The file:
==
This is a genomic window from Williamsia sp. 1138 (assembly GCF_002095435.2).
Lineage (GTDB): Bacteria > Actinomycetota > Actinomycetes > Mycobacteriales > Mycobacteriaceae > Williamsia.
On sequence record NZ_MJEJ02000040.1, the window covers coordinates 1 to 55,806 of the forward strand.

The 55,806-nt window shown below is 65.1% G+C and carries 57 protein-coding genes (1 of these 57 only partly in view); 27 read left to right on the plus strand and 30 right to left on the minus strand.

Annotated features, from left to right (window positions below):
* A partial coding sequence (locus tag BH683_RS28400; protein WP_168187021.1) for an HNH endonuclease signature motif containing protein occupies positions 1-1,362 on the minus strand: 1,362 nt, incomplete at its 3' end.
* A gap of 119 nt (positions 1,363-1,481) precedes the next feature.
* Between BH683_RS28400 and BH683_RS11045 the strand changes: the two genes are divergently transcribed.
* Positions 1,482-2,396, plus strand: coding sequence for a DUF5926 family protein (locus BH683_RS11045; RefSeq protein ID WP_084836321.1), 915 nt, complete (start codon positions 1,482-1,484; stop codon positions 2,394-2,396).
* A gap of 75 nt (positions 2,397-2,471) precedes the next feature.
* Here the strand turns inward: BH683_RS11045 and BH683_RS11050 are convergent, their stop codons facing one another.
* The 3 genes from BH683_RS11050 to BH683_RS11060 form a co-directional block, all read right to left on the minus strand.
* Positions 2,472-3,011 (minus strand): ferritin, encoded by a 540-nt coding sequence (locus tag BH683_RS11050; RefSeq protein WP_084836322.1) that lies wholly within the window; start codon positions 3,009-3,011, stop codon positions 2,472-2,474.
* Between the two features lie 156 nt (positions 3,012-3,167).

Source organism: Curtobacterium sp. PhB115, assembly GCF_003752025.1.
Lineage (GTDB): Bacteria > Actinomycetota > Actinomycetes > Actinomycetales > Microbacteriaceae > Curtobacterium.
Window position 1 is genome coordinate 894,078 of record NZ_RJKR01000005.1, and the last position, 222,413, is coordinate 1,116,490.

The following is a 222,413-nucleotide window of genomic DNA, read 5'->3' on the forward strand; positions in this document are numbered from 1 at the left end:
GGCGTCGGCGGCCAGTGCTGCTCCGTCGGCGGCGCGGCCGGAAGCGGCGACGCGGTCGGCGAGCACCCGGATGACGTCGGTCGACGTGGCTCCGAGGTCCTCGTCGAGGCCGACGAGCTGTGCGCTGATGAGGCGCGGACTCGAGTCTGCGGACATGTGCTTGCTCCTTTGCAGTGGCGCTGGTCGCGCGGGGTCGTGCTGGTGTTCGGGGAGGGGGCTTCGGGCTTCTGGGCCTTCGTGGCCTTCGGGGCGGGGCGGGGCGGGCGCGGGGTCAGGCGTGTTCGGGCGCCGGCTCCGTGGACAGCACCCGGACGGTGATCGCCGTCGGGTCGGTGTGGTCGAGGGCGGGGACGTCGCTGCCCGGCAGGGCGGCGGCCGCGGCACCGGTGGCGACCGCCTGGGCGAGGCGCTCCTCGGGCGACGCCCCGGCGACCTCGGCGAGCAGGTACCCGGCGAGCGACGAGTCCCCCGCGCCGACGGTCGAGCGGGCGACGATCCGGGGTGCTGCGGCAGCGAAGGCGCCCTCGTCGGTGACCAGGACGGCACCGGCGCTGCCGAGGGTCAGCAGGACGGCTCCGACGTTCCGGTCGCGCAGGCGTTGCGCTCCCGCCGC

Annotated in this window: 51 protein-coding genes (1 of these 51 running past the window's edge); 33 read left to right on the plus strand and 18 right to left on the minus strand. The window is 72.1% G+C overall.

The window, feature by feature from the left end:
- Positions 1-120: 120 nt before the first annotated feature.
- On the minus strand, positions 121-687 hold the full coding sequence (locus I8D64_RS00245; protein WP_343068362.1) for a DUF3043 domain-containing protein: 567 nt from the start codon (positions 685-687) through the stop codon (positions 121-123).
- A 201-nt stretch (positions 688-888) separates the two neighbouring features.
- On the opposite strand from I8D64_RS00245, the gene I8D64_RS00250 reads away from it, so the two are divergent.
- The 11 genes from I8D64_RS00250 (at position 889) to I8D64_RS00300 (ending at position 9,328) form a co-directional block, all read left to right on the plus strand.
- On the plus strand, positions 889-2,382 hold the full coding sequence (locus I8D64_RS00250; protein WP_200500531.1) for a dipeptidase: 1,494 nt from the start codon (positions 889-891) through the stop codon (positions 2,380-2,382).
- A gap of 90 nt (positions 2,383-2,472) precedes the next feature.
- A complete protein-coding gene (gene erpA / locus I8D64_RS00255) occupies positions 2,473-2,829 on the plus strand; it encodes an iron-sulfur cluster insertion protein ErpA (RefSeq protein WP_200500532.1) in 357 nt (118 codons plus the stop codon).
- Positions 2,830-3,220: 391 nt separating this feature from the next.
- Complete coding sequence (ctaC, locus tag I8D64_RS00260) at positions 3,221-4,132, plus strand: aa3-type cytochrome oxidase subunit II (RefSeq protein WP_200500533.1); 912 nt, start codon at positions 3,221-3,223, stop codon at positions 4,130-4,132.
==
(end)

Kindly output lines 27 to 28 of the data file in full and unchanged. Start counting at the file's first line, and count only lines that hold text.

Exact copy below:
- On the plus strand, positions 889-2,382 hold the full coding sequence (locus I8D64_RS00250; protein WP_200500531.1) for a dipeptidase: 1,494 nt from the start codon (positions 889-891) through the stop codon (positions 2,380-2,382).
- A gap of 90 nt (positions 2,383-2,472) precedes the next feature.